January 27, 2021

Why Accessibility?

Talking about web accessibility can be a bit of a thorny subject when you are starting up a business, developing a brand and building a website. In my time working with developers, entrepreneurs and established businesses, I have come across many responses to the considerations about accessibility, ranging from “Accessibility? What is that?” to “We would love to do it, but we are an early stage startup and don’t really have the budget for accessibility” to “It’s not a problem, our target audience is [insert group of people they assume has no accessibility needs here] so we don’t really need to do that”.

As someone living with a disability, I can’t help but take this matter personally. However, while I truly believe that accessibility and Universal Design should be a priority and not an afterthought, and that the best and main reason for creating accessible platforms is because it’s the right thing to do, I’m also a pragmatist and I know many decision-makers will not see the world from my perspective, so I’m going to see it from theirs.

Many accessibility professionals, university professors and designers/developers have explained and arguing in favor of accessibility development for clients in terms that “make sense to businesses” so my goal here is to give you as a designer, developer, project manager or business owner a few clear and pragmatic arguments to include accessibility in your platforms, which address the common objections that come up when contemplating accessibility. Here is the business case for accessibility.

Accessibility is a legal requirement

A common argument used to convince decision-makers about the importance of accessibility is by citing legal requirements and threats of fines and lawsuits. This is the low hanging fruit of pitching accessibility. I’m usually disinclined to use regulation as an argument when pitching the importance of making platforms and communications accessible, the main reason being that legislation varies from country to county and even from region to region and some businesses might not be legally obligated to comply with any particular requirements for accessible platforms.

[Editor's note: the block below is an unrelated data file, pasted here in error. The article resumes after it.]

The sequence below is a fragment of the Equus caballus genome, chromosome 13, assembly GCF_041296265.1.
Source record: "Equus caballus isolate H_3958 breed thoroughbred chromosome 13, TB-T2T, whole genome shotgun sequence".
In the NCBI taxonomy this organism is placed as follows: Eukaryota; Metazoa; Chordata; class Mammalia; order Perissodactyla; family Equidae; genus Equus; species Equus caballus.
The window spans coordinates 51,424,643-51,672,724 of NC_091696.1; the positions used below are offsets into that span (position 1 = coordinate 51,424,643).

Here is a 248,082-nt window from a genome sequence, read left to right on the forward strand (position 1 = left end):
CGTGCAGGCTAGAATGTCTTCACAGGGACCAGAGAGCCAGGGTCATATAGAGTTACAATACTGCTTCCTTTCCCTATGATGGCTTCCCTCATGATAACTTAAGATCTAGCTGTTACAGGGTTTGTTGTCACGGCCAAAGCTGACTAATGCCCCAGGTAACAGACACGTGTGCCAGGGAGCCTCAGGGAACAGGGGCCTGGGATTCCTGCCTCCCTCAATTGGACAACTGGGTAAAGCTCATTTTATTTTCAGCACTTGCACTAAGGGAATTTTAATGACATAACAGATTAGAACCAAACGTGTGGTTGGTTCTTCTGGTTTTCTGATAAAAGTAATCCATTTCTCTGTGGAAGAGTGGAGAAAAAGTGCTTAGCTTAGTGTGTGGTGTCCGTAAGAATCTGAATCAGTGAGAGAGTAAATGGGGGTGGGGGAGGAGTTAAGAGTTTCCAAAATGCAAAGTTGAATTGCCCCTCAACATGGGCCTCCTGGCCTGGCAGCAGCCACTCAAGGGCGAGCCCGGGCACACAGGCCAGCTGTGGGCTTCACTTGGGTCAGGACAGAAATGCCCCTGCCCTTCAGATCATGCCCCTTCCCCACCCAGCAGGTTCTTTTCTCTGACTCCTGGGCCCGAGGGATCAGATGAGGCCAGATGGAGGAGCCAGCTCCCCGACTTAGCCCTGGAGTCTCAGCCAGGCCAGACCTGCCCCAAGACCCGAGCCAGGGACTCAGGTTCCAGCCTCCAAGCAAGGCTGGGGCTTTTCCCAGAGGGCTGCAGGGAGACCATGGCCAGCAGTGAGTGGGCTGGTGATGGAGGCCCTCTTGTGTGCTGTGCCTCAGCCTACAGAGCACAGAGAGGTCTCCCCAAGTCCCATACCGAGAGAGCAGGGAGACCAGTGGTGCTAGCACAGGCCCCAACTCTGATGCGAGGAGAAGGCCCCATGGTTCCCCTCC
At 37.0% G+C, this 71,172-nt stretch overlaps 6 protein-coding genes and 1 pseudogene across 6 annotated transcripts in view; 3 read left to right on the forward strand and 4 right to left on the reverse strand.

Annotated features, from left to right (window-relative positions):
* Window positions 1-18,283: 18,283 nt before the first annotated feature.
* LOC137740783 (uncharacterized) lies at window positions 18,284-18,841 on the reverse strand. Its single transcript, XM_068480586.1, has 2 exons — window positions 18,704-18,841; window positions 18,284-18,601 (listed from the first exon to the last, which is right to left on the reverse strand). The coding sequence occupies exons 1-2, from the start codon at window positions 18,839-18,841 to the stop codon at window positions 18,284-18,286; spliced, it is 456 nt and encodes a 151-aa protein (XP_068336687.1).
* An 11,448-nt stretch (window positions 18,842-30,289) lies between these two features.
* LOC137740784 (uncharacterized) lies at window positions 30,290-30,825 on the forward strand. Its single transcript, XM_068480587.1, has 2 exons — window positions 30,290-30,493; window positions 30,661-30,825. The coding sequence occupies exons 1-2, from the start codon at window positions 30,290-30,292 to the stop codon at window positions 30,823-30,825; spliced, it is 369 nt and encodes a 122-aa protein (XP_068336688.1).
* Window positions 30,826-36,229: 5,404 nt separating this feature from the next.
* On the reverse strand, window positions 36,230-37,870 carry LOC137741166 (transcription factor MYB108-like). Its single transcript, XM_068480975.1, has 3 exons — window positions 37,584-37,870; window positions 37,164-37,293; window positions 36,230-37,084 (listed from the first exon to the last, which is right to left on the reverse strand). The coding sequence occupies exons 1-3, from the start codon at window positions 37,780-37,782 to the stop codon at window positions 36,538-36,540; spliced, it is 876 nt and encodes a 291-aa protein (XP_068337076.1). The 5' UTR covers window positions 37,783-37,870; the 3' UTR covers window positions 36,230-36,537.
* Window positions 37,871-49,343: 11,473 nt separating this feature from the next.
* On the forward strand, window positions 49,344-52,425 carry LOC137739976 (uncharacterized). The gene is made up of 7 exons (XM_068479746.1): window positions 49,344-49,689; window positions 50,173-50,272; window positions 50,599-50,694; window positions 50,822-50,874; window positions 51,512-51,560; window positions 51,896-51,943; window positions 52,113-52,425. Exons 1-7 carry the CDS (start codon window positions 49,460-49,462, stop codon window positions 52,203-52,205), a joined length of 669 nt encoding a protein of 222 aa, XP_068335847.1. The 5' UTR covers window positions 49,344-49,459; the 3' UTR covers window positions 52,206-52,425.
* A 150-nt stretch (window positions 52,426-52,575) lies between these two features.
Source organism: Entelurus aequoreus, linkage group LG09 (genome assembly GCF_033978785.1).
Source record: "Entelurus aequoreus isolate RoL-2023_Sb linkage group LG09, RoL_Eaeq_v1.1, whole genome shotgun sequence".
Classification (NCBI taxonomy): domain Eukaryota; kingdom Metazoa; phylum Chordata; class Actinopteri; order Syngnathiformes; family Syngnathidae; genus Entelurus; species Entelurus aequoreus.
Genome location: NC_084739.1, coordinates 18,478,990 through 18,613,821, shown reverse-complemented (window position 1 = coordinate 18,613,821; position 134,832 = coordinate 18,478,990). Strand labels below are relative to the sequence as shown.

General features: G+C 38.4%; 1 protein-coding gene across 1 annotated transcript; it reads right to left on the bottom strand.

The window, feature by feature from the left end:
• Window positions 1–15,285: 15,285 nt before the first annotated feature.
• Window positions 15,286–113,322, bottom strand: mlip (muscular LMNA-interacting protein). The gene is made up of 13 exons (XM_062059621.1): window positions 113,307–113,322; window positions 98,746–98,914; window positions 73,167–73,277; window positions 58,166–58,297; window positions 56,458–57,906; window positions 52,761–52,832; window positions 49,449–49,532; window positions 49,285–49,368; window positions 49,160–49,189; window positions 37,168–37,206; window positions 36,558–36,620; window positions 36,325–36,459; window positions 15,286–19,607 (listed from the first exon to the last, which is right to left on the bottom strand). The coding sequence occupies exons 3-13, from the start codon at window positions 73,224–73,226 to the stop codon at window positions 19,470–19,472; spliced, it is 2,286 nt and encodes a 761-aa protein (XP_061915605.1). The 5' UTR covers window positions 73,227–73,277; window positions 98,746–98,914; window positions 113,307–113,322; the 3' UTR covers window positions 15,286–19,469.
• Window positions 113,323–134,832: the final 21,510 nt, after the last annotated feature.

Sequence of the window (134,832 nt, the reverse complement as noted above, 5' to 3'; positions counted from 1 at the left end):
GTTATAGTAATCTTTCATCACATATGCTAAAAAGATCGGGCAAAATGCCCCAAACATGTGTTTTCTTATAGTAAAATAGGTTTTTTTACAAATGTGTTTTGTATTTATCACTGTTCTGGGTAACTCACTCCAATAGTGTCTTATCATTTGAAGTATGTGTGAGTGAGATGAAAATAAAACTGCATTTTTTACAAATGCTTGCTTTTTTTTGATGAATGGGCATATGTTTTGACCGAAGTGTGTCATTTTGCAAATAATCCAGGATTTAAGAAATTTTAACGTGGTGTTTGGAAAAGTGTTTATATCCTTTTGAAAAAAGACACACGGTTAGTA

It is important to note that even in jurisdictions where there is no particular legislation referring to website accessibility requirements, people have taken legal action on the grounds of discrimination against companies like Netflix, McDonald’s and Carnival cruise lines.

The W3C, also known as the World Wide Web Consortium are the organization in charge of developing the international standards for the Web, they compile what best practices are for mark-up, languages etc., and their main accessibility initiative is the WAI or Web Accessibility Initiative.

They develop the Web Content Accessibility Guidelines or WCAG, a document that determines the standards for accessibility and it’s a fantastic (albeit cumbersome) place to establish best practices for web accessibility. They have a resource where they compile accessibility laws and regulations for different jurisdictions, and which version of their guidelines the regulation derivates form.

Disability is more prevalent than you think

Many business owners believe disabled people are a small subset of the population with low purchase power and little effect on their bottom line. The correlation between disability and social and economical vulnerability is something worthy of its own lengthy post (I’m trying hard to stay off the soapbox in this one). But the fact is that disabled people are a significant part of the population with varying income levels and purchasing all kinds of products.